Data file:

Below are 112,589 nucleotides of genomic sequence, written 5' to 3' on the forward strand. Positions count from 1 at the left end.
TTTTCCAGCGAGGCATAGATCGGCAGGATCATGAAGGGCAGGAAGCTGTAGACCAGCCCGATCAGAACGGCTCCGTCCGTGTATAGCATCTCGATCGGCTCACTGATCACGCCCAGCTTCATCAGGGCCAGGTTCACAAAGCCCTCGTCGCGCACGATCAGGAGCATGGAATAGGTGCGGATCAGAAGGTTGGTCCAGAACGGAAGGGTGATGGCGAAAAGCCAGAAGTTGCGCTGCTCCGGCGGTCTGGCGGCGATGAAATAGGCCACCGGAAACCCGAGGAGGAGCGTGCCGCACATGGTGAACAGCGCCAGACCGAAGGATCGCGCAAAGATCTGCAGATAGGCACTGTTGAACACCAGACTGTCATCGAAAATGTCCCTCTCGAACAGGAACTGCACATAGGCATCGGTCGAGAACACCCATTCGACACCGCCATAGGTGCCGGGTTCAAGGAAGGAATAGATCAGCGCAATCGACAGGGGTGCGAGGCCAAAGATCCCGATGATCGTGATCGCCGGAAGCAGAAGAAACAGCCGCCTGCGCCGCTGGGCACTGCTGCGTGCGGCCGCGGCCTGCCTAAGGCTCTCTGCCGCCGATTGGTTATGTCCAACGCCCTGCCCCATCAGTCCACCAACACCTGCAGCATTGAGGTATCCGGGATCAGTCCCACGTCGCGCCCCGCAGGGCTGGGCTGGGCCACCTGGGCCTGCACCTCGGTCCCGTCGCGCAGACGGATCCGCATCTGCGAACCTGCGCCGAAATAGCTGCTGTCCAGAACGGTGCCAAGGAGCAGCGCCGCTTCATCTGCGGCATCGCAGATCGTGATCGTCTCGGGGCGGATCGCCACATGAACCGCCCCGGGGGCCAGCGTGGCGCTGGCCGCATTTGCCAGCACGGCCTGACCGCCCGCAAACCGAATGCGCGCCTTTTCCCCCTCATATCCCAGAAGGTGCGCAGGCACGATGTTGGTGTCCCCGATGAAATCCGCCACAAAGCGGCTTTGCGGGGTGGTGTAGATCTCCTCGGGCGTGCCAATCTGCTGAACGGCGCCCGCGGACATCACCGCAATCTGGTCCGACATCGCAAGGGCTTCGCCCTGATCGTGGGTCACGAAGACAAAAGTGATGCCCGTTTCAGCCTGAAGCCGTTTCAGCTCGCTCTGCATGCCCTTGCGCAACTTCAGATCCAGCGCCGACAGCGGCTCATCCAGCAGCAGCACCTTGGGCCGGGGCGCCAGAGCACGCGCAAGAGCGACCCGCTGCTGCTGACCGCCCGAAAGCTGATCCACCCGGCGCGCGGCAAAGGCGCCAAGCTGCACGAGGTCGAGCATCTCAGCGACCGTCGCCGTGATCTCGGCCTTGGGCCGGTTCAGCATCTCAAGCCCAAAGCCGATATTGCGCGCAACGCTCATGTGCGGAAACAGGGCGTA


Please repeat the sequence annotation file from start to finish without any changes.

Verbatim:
Below are 112,589 nucleotides of genomic sequence, written 5' to 3' on the forward strand. Positions count from 1 at the left end.
TTTTCCAGCGAGGCATAGATCGGCAGGATCATGAAGGGCAGGAAGCTGTAGACCAGCCCGATCAGAACGGCTCCGTCCGTGTATAGCATCTCGATCGGCTCACTGATCACGCCCAGCTTCATCAGGGCCAGGTTCACAAAGCCCTCGTCGCGCACGATCAGGAGCATGGAATAGGTGCGGATCAGAAGGTTGGTCCAGAACGGAAGGGTGATGGCGAAAAGCCAGAAGTTGCGCTGCTCCGGCGGTCTGGCGGCGATGAAATAGGCCACCGGAAACCCGAGGAGGAGCGTGCCGCACATGGTGAACAGCGCCAGACCGAAGGATCGCGCAAAGATCTGCAGATAGGCACTGTTGAACACCAGACTGTCATCGAAAATGTCCCTCTCGAACAGGAACTGCACATAGGCATCGGTCGAGAACACCCATTCGACACCGCCATAGGTGCCGGGTTCAAGGAAGGAATAGATCAGCGCAATCGACAGGGGTGCGAGGCCAAAGATCCCGATGATCGTGATCGCCGGAAGCAGAAGAAACAGCCGCCTGCGCCGCTGGGCACTGCTGCGTGCGGCCGCGGCCTGCCTAAGGCTCTCTGCCGCCGATTGGTTATGTCCAACGCCCTGCCCCATCAGTCCACCAACACCTGCAGCATTGAGGTATCCGGGATCAGTCCCACGTCGCGCCCCGCAGGGCTGGGCTGGGCCACCTGGGCCTGCACCTCGGTCCCGTCGCGCAGACGGATCCGCATCTGCGAACCTGCGCCGAAATAGCTGCTGTCCAGAACGGTGCCAAGGAGCAGCGCCGCTTCATCTGCGGCATCGCAGATCGTGATCGTCTCGGGGCGGATCGCCACATGAACCGCCCCGGGGGCCAGCGTGGCGCTGGCCGCATTTGCCAGCACGGCCTGACCGCCCGCAAACCGAATGCGCGCCTTTTCCCCCTCATATCCCAGAAGGTGCGCAGGCACGATGTTGGTGTCCCCGATGAAATCCGCCACAAAGCGGCTTTGCGGGGTGGTGTAGATCTCCTCGGGCGTGCCAATCTGCTGAACGGCGCCCGCGGACATCACCGCAATCTGGTCCGACATCGCAAGGGCTTCGCCCTGATCGTGGGTCACGAAGACAAAAGTGATGCCCGTTTCAGCCTGAAGCCGTTTCAGCTCGCTCTGCATGCCCTTGCGCAACTTCAGATCCAGCGCCGACAGCGGCTCATCCAGCAGCAGCACCTTGGGCCGGGGCGCCAGAGCACGCGCAAGAGCGACCCGCTGCTGCTGACCGCCCGAAAGCTGATCCACCCGGCGCGCGGCAAAGGCGCCAAGCTGCACGAGGTCGAGCATCTCAGCGACCGTCGCCGTGATCTCGGCCTTGGGCCGGTTCAGCATCTCAAGCCCAAAGCCGATATTGCGCGCAACGCTCATGTGCGGAAACAGGGCGTA